A New Era?

The funny thing about this new administration is that I feel calmer, but I am also feeling more vulnerable.  The reality of a post-Covid world is starting to dawn.  

During Covid I could sit in my home, surrounded by my family, work, cook, clean, and tend to my children.   My world became really small.   A big trip was to the supermarket or maybe to Costco. 

Now people in my community are being vaccinated; kids are starting to go back to school, AND people I know are reaching the end of their reserves.   Yes, the new legislation offers a small amount of money; but, in reality, it is not a lot to tide people over for very long.   Yes, the rent subsidies may continue.  The reality is we are simply pushing that big, ugly, horrible, frightening day of reckoning a tiny bit further down the road.  

What are we really going to do when the small businesses that no longer exist are not there to bring jobs, taxes, and services to their local residents?   What are we going to do with all the people who no longer have a place to go, a place to work?   

The college graduates of 2008 got displaced during the last economic collapse.  The grads of 2009 who took their place got entry-level jobs while the grads of 2008 were left on the outside of things looking in.   Will the same thing be said of the graduates of 2020?

After sharing my concerns with a man named Chris Ziomek, I started to feel like we have options.  We could turn things around and mostly, what was required was a change of mind coupled with a change in values.

Chris is the CEO at Build With Robots. Build With Robots had created an automation technology platform that it uses to develop new robotic tools and to launch new robotic ventures.  These tools will be used by the next generation of workers and can be anything from Amazon’s distribution center robots to a robot whose job is to disinfect bathrooms. Robots and automation are not replacing workers – instead, robots are changing the nature of work. Creativity, problem-solving, and working with your hands are highly valuable skills within this new work environment.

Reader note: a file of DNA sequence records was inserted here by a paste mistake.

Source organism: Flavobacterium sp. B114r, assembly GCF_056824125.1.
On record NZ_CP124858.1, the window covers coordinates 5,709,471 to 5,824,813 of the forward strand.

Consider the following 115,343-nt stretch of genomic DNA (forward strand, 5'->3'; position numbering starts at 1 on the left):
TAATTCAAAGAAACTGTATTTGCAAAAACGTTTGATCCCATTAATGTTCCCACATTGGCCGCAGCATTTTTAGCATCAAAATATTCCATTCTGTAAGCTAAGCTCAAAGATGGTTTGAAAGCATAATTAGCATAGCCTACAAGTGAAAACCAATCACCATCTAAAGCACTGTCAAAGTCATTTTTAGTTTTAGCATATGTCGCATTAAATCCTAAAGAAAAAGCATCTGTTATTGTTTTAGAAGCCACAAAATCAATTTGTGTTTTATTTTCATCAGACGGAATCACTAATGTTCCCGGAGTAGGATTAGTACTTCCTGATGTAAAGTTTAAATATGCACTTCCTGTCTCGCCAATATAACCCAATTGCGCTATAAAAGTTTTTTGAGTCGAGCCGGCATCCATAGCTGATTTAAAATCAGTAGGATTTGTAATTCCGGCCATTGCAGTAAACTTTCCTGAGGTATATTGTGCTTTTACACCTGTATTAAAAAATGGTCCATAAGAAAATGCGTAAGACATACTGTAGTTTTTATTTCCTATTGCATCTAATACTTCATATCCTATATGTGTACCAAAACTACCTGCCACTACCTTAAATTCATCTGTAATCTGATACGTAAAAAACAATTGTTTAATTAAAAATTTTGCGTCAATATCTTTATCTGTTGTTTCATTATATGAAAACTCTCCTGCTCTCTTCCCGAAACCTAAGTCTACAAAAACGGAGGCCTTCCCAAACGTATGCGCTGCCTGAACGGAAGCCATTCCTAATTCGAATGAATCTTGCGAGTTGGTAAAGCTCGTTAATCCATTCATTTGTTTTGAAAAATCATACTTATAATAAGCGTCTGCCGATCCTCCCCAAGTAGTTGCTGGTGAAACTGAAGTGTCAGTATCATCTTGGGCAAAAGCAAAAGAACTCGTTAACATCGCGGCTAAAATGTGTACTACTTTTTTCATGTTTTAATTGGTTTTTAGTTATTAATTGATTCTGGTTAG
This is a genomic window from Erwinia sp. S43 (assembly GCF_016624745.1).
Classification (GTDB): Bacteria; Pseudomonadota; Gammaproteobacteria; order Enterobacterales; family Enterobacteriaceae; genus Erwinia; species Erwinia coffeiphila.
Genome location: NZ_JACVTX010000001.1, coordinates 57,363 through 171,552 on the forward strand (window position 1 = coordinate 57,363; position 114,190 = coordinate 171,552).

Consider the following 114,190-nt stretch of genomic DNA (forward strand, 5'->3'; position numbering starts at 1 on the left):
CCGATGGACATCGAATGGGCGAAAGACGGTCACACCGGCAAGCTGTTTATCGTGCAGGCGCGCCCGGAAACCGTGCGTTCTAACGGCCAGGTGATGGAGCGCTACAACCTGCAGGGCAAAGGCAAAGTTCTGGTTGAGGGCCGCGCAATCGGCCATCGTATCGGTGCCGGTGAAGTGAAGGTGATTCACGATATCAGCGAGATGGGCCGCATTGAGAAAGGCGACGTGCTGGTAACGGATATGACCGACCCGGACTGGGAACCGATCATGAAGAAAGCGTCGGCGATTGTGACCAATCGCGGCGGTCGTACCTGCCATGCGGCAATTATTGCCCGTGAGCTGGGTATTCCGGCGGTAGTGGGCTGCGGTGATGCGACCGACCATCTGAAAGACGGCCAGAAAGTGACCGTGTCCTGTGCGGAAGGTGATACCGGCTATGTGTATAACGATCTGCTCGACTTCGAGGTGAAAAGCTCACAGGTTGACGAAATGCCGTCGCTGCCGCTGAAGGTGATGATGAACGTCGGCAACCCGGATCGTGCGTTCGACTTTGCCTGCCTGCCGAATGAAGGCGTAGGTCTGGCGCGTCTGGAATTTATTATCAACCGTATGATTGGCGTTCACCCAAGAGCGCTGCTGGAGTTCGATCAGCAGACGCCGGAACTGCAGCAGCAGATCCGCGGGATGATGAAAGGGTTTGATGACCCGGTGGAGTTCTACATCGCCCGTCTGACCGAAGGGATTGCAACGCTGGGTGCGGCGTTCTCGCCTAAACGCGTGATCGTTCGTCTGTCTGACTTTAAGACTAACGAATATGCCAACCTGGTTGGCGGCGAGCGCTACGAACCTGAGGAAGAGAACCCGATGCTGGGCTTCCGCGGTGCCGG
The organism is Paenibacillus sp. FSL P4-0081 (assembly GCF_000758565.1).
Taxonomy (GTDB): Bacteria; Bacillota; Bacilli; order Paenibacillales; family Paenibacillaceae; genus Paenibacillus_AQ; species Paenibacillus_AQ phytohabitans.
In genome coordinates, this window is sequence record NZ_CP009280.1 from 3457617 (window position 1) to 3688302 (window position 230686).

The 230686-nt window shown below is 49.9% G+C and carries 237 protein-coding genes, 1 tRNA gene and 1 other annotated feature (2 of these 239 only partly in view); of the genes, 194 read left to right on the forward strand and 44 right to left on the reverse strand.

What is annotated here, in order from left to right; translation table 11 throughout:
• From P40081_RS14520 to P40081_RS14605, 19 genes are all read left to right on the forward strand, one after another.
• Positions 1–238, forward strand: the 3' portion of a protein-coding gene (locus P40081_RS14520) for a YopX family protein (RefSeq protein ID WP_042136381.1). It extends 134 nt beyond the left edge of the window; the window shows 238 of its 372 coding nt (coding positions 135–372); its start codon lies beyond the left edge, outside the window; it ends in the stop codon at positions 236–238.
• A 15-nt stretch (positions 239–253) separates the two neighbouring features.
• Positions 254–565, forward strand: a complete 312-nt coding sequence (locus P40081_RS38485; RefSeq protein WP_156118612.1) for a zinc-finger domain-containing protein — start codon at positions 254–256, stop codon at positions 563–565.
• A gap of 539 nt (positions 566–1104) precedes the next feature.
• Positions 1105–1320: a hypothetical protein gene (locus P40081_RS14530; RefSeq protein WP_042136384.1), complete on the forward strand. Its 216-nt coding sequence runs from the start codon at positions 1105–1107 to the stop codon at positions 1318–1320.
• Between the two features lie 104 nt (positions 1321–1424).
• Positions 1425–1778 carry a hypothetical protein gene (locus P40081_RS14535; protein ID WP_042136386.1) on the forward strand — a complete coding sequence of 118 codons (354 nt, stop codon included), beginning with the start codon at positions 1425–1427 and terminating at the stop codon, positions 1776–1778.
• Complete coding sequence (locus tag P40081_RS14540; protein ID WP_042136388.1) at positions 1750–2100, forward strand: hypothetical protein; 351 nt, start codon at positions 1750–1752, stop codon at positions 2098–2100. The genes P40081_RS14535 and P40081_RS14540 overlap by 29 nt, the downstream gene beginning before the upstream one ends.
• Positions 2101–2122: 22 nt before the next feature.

Here’s what I learned:

Which of the following professionals is paid the least?

  • Branch Manager for a Bank 
  • Senior Plumber
  • Longshoreman
  • Lifeguard at Newport Beach, CA
  • Welder

The answer, of course, is Branch Manager, at $67,000 per year in salary.  They are exempt so they are not paid overtime.  Senior Plumbers make about $69,000 per year plus overtime.  Welder makes $83,000 plus overtime.  Longshoremen make $100,000 per year plus overtime.  Lifeguards in Newport Beach earn about $120,000.   Which of these jobs requires a college degree?  The answer, of course, is only the Branch Manager job requires a degree.  

Chris believes the middle class of the future will be made up of people in the trades.  Plumbers, Electricians, Technicians, Welders, Repair Specialists all make above the national average income for a family of 4 and all require about 2 years of training/apprenticeship.   While everyone is perusing their college degree and racking up debt, the people who will make the real money will be the people with skills.  

Transportation cost increases are making building things in America more and more attractive. 

It’s time to change our minds. Not everyone needs a college education to do well in America.  Let’s bring back an emphasis on the trades.   As for our values, its time to give working people the respect they deserve.   Anyone who takes care of their business, supports their family, is worthy of respect.  Its not money that makes you happy it’s a sense of accomplishment.

Leave a Reply

Your email address will not be published. Required fields are marked *